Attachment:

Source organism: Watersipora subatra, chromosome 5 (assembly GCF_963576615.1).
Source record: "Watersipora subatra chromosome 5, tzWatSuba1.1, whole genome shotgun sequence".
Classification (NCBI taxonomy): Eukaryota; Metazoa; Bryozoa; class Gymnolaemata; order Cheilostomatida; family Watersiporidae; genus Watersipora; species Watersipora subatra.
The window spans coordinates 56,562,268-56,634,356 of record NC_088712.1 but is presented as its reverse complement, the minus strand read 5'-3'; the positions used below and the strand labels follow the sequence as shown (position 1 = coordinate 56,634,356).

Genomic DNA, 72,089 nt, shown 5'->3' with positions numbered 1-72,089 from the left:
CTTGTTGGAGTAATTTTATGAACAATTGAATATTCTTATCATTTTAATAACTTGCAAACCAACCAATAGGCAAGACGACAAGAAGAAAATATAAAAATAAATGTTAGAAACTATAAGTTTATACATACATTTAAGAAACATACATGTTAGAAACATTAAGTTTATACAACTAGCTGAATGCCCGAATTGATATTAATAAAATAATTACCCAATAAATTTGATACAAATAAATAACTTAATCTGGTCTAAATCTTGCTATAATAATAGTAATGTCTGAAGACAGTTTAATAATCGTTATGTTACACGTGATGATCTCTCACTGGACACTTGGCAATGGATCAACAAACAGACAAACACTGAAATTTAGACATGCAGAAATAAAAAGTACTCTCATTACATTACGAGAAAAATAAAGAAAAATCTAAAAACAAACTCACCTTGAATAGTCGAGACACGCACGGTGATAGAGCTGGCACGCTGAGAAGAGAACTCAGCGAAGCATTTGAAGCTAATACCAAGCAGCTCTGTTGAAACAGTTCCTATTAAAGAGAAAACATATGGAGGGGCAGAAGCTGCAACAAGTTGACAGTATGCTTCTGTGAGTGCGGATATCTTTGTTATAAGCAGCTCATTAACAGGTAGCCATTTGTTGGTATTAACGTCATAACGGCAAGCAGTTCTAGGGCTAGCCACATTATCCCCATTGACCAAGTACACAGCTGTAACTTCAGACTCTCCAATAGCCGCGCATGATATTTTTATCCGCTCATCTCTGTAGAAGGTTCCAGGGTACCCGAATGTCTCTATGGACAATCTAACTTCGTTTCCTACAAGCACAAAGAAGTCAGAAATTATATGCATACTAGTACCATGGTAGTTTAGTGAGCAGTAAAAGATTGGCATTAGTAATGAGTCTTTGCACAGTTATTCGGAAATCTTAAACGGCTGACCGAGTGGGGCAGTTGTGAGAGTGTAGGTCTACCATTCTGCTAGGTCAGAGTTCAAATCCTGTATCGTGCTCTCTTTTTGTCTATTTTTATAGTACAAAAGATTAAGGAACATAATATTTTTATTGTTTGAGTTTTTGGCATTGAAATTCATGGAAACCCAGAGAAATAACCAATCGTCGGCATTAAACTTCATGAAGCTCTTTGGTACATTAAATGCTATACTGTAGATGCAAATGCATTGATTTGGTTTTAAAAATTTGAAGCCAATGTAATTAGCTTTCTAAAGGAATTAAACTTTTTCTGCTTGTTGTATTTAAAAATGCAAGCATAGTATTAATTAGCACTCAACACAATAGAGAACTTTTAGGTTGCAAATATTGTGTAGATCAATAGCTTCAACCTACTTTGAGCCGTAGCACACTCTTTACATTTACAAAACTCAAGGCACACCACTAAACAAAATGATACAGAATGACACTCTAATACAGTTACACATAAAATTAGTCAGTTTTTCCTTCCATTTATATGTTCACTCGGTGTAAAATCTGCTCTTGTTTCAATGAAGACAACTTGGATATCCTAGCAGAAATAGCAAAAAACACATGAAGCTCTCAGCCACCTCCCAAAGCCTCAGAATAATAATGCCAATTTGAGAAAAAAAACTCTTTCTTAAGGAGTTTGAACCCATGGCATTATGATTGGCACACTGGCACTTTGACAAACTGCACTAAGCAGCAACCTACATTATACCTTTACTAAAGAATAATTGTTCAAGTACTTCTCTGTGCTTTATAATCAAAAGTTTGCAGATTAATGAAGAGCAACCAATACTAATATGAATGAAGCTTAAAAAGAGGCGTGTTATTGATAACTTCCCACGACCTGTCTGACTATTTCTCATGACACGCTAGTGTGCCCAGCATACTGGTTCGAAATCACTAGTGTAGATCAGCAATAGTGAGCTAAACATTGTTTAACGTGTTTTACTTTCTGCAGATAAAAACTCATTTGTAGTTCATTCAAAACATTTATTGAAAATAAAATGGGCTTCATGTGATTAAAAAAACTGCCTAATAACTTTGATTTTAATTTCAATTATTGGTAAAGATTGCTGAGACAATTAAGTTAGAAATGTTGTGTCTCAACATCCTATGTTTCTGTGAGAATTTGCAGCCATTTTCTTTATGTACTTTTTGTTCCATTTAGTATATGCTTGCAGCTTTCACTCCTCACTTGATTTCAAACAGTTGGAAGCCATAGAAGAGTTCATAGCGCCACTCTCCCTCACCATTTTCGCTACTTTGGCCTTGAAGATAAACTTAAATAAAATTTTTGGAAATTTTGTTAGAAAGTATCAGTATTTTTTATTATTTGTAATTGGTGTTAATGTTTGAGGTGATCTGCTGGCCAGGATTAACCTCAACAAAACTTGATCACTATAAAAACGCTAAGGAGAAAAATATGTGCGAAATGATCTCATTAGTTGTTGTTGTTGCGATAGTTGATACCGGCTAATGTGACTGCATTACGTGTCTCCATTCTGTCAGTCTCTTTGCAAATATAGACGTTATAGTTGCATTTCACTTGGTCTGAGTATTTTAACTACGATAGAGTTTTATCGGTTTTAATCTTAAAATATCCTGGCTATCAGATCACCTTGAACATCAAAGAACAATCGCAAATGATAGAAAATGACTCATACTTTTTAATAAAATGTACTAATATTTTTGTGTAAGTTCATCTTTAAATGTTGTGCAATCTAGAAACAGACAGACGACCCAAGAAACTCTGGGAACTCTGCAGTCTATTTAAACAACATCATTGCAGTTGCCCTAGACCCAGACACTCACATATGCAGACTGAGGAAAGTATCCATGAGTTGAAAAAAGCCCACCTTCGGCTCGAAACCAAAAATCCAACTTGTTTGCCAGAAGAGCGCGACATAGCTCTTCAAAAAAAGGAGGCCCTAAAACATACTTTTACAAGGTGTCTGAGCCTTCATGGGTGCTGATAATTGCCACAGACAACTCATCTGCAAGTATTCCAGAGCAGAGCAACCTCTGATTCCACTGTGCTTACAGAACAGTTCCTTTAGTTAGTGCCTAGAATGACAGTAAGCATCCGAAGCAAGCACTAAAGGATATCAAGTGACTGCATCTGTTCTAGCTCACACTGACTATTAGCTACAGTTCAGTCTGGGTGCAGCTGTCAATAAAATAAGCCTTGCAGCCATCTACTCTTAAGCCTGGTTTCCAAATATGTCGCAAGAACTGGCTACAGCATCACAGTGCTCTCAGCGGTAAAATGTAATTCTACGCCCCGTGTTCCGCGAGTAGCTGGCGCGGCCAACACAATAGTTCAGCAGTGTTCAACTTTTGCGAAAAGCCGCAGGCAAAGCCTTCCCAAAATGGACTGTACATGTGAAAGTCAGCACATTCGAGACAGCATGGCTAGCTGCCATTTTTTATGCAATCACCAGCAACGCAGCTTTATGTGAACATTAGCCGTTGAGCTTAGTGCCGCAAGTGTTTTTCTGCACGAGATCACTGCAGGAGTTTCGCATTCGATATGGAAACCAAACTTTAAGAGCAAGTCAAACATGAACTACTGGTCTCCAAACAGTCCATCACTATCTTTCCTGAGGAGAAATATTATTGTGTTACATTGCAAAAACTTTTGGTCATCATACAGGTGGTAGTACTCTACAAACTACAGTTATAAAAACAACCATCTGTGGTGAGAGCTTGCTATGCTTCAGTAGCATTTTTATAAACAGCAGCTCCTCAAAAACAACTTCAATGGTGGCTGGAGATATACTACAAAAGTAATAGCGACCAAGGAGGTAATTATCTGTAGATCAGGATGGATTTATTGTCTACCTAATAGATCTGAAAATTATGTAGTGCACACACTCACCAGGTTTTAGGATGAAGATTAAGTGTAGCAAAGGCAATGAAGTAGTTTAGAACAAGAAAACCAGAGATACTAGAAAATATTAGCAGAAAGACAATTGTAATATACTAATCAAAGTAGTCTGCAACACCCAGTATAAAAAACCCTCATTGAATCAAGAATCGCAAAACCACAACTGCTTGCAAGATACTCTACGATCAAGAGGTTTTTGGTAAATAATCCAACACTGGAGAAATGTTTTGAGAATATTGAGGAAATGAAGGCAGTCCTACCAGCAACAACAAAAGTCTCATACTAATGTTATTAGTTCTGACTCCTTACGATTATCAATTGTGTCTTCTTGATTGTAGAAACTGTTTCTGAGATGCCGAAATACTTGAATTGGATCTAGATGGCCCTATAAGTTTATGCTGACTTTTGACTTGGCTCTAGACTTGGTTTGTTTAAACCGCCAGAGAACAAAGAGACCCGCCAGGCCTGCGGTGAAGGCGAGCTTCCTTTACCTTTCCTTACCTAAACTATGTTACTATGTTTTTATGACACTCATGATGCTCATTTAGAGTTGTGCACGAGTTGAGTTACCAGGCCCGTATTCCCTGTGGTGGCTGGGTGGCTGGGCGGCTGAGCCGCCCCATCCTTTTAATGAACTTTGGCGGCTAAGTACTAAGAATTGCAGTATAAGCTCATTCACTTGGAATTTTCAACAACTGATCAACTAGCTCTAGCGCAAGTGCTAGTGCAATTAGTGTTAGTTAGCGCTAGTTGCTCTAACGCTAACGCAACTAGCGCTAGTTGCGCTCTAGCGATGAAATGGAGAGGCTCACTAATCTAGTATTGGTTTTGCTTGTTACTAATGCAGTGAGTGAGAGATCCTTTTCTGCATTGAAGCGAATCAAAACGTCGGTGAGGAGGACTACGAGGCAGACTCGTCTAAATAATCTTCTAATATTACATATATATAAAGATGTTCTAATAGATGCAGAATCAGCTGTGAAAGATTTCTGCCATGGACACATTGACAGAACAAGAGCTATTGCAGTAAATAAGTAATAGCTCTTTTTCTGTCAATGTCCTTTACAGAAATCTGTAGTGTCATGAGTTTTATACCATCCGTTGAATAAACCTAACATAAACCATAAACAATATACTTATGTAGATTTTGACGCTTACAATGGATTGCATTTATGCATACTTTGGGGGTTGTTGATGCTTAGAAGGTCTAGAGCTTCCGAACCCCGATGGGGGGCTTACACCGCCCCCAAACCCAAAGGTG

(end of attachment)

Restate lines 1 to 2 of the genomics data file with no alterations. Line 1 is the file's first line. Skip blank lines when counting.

Source organism: Watersipora subatra, chromosome 5 (assembly GCF_963576615.1).
Source record: "Watersipora subatra chromosome 5, tzWatSuba1.1, whole genome shotgun sequence".